Norwegian progressive rock band Jordsjø has released one of the finest albums so far this year. Nattfiolen is progressive symphonic rock at its best. Although there are Anglagard influences, the music is not as gloomy. Additionally, Jordsjø takes the music forward with electronic music influences.
Progressive Rock Central talked to multi-instrumentalist and band leader Håkon Oftung.
What are your fondest musical memories?
Probably when I played in a band for the first time, jamming out, having fun, fighting and playing weird gigs.
Did you have any formal music studies?
Yes, both the drummer Kristian Frøland and I went on to study jazz music in our early twenties.
What was the first tune you learned?
Easy piano pieces, my mother taught me piano from I was five years old. When I got eight or nine, we started fighting and arguing too much, so she sent me to the public music school instead!
Describe your first instrument.
J&D was the brand. It was a Stratocaster-type guitar which worked fine. Sold it to a friend in school later when I got a real strat. He gave me the opportunity to buy it back sometime, but I don’t know where it is now. Probably no big loss.
What do you consider as the essential elements of your music?
Strong melodies, dynamics and never to put virtuosity before musicality.
Mainstream media ignores progressive music. How did you come into contact with progressive rock?
Through the articles in Pro/Gres/Siv from the Norwegian metal magazine “Scream Magazine”. They wrote about well known and some hidden gems of Prog rock in the 70s.
How did your musical ideas evolve throughout the years from your debut album to your new recording?
The first tapes was never intended to be released the way it was. I just had a lot of fun making demos and making 70s prog for the first time. So it has gotten a lot more serious the last two years. I’ve become better at recording and producing the songs. I also think we’ve found our sound on the latest album, at least the way I want it to go.
We’ll develop it even further on the next one. More acoustic elements and more fuzz when needed. I think it has more spiritual jazz in it as well, that’s definitely something I want to have more of.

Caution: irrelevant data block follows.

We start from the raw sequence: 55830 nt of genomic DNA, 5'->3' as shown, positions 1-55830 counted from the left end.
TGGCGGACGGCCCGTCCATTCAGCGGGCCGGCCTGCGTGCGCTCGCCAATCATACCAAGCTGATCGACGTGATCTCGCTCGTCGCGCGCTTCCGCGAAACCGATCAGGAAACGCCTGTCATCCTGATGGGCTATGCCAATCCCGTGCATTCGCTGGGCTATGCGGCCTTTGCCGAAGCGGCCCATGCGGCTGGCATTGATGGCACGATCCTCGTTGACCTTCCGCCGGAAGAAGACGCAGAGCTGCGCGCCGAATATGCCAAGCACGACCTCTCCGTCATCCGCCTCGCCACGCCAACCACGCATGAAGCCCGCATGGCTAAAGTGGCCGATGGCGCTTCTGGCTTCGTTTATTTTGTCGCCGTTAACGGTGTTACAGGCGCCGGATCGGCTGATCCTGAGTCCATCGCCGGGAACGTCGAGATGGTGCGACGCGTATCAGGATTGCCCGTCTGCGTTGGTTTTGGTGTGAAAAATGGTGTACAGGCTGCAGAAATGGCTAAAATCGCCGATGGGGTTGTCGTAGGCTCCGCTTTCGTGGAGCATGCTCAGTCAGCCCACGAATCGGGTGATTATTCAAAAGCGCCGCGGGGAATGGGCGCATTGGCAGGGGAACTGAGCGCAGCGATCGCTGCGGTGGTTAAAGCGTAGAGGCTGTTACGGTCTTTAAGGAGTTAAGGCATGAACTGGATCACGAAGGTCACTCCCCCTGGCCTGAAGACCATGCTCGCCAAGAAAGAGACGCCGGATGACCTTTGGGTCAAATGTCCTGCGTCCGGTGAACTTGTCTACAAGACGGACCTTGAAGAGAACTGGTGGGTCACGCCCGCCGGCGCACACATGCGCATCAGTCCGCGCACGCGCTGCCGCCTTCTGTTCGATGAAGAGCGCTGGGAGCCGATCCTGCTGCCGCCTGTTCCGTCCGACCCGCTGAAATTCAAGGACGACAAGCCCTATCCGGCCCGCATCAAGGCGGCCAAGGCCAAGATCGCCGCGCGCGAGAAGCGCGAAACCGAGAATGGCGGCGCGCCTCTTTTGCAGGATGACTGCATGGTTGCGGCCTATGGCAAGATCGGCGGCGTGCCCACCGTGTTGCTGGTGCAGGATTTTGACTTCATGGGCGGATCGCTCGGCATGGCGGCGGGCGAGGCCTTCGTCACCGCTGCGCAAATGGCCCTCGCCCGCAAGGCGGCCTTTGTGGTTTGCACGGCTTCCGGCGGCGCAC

Your first CD is listed as a compilation of various cassettes. Did you actually release physical cassettes? Why?
Yes, Jordsjø I, II, Songs from the Northern Wastelands and Jord was all released first on tape. I copied them in my living room, which took many hours of dubbing and drinking beer. I’m a devoted collector of music, mainly vinyl records and I couldn’t bear the thought that the music should only be available on the Internet, I wanted it to exist physically.
Where do you see yourself as a musician five years from now?
Definitely teaching and doing some freelance gigging, as I do now. Hopefully still doing some gigs here and there with my friends in Black Magic, Tusmørke and Wobbler. And Jordsjø gone completely crazy, writing Jazz Masses, ballets and poetry and playing gigs only in Finnmark, under Aurora B.
Judging by the number of promos we are receiving from Norway, there seems to be a progressive rock thriving scene. Do you play live at venues or festivals?
Not so much, usually we make some co-gigs with friends or play at small venues. We did a gig in Rome last year, though, that was pretty cool! So we want to do it, but at the same time we play best with our friends in the audience and clubs where 14 people in the crowd feels like a success.
As mentioned earlier, mainstream media doesn’t provide an outlet for progressive music. In what ways are you promoting your music?
Karisma Records has done some work to promote us since we signed a CD deal with them last year. In the end, I think good music will get out to people. I didn’t do any particular promotion work for the tapes, but somehow people got into it anyway. And I played a lot of gigs with Tusmørke the last years which has helped a lot. I’ve met many new people who are into much of the same music as us, so the word got spread.
What guitars, keyboards and other instruments do you use?
Fender Stratocaster, a cheap Mexican one with a nice surf green finish, Gibson Les Paul, Danelectro 12-string, Gretsch 6120, all through a Marshall 1974x or a Fender Princeton, Taylor, Alhambra and Levin acoustic guitars, Yamaha marching band flute, Hammond M100 through a Leslie 145, Clavinet D6, Mellotron m4000d, Arp pro soloist, Korg Ms-20, Eminent Solina String Ensemble, my grandparents old piano, Steinway Grand Piano, Elka Rhapsody 490, Klemt Echolette NG51 and Roland Space Echo, Slingerland drum kit from the 60s with four toms, Bonham size!
And what effects do you use to develop your sounds?
Just some reverb and echo.
If you could gather any additional musicians or musical groups to collaborate with, whom would that be?
I love the voice of Andreas Prestmo from Wobbler, the guitar playing of Reine Fiske, the keyboards of Ståle Storløkken. If Lindsay Cooper was alive, I definitely would’ve wanted her to play Bassoon. Sinikka Langeland on kantele, Tone Hulbækmo on vocals and harp, Christian Meaas Svendsen of Nakama on acoustic bass. And a bunch of hippies on various percussion and flutes.
Aside from the new album Nattfiolen, do you have any additional upcoming projects to share with us?
Yes, the Black Magic album is finishing this year, I hope, and a record from a new project called Elds Mark, mellow, dark, spiritual folk/jazz/prog-stuff. And new Jordsjø material is always in the making.